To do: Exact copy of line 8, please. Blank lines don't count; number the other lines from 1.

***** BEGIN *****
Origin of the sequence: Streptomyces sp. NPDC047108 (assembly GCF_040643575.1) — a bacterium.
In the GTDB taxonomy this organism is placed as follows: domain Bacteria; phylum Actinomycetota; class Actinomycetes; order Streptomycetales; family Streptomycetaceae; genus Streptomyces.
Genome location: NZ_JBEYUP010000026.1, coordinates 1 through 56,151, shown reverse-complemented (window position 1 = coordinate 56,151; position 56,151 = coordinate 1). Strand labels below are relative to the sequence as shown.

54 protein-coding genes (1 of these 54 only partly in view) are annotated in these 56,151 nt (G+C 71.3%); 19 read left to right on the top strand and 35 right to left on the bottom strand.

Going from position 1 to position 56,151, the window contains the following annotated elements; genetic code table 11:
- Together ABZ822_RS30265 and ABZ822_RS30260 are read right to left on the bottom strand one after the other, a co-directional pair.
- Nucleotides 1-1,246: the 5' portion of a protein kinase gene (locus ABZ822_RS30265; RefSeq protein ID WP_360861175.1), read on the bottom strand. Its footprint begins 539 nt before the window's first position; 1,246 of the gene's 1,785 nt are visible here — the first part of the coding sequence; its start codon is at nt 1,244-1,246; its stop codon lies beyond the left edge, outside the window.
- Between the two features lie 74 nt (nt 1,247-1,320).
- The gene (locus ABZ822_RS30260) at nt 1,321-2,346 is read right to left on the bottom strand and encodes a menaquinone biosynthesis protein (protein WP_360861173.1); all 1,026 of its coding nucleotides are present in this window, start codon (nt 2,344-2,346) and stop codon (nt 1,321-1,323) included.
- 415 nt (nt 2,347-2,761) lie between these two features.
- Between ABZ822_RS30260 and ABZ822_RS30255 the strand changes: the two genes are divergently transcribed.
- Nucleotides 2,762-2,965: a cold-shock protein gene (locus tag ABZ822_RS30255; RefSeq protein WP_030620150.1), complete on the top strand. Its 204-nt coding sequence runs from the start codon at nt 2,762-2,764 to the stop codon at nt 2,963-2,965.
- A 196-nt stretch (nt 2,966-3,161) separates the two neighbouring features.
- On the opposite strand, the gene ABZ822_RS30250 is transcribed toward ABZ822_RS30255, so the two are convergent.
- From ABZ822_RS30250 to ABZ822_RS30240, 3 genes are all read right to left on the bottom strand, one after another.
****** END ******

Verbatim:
- Between the two features lie 74 nt (nt 1,247-1,320).